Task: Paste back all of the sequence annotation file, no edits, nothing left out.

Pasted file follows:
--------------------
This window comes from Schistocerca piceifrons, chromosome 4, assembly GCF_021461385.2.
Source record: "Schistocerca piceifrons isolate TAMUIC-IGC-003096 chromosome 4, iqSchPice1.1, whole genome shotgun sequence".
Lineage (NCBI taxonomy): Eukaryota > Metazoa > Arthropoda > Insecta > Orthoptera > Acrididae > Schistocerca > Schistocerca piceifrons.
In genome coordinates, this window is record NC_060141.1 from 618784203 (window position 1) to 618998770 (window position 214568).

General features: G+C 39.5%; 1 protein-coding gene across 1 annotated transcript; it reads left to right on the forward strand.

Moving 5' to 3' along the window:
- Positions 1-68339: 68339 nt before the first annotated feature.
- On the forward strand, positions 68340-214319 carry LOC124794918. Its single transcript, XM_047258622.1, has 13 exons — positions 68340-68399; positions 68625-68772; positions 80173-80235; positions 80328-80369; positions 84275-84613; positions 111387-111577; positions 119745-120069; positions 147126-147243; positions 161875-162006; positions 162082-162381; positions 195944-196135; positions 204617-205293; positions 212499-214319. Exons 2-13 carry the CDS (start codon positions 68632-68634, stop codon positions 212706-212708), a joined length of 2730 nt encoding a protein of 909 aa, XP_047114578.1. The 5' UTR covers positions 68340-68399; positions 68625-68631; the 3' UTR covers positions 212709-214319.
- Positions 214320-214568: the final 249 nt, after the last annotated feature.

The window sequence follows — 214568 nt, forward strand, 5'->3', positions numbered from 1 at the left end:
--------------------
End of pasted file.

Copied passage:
This window comes from Schistocerca piceifrons, chromosome 4, assembly GCF_021461385.2.
Source record: "Schistocerca piceifrons isolate TAMUIC-IGC-003096 chromosome 4, iqSchPice1.1, whole genome shotgun sequence".
Lineage (NCBI taxonomy): Eukaryota > Metazoa > Arthropoda > Insecta > Orthoptera > Acrididae > Schistocerca > Schistocerca piceifrons.
In genome coordinates, this window is record NC_060141.1 from 618784203 (window position 1) to 618998770 (window position 214568).

General features: G+C 39.5%; 1 protein-coding gene across 1 annotated transcript; it reads left to right on the forward strand.

Moving 5' to 3' along the window:
- Positions 1-68339: 68339 nt before the first annotated feature.
- On the forward strand, positions 68340-214319 carry LOC124794918. Its single transcript, XM_047258622.1, has 13 exons — positions 68340-68399; positions 68625-68772; positions 80173-80235; positions 80328-80369; positions 84275-84613; positions 111387-111577; positions 119745-120069; positions 147126-147243; positions 161875-162006; positions 162082-162381; positions 195944-196135; positions 204617-205293; positions 212499-214319. Exons 2-13 carry the CDS (start codon positions 68632-68634, stop codon positions 212706-212708), a joined length of 2730 nt encoding a protein of 909 aa, XP_047114578.1. The 5' UTR covers positions 68340-68399; positions 68625-68631; the 3' UTR covers positions 212709-214319.
- Positions 214320-214568: the final 249 nt, after the last annotated feature.

The window sequence follows — 214568 nt, forward strand, 5'->3', positions numbered from 1 at the left end: